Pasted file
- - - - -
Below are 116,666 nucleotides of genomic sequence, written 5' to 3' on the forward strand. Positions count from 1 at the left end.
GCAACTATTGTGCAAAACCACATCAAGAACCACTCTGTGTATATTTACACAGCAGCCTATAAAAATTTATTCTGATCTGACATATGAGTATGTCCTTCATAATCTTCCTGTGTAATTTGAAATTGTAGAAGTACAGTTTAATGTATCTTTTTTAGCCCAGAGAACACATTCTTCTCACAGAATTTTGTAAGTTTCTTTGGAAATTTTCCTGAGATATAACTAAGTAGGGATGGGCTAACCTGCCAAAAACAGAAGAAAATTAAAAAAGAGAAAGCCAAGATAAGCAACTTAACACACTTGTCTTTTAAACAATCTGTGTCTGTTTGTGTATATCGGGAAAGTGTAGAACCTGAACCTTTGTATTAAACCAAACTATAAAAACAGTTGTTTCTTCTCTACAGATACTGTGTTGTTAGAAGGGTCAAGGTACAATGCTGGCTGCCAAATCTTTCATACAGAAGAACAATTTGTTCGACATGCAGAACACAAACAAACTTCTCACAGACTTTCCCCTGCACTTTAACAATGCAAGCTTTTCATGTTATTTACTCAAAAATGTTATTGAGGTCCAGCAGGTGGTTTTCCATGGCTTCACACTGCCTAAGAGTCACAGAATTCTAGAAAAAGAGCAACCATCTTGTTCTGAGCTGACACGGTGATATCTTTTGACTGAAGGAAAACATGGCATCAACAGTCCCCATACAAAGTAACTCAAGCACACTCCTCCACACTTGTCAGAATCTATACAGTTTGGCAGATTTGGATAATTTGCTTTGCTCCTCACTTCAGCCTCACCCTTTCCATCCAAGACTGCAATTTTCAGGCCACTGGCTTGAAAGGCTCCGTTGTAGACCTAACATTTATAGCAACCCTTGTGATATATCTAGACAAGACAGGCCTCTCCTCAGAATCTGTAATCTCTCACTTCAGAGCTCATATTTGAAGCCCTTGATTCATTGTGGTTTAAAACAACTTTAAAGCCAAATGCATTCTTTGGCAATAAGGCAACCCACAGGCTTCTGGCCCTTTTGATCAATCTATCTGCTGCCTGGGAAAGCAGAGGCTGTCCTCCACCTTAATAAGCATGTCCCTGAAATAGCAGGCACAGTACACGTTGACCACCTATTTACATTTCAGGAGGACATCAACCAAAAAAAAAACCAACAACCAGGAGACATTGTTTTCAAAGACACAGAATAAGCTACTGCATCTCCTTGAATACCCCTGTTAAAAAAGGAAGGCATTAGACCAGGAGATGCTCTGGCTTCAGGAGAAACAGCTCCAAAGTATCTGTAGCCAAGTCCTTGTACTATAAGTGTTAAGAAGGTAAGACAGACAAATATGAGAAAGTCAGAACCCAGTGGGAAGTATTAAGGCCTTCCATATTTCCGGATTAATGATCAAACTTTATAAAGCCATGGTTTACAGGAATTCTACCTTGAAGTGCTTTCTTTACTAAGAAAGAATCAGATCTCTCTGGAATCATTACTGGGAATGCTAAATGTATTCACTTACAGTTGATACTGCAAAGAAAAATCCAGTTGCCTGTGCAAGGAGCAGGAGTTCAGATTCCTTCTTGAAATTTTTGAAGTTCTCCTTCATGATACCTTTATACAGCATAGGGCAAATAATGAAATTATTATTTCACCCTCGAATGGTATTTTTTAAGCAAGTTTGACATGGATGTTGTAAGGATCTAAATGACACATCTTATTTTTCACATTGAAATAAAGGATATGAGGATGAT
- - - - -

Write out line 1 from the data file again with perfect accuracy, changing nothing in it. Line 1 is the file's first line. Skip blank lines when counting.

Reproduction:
Below are 116,666 nucleotides of genomic sequence, written 5' to 3' on the forward strand. Positions count from 1 at the left end.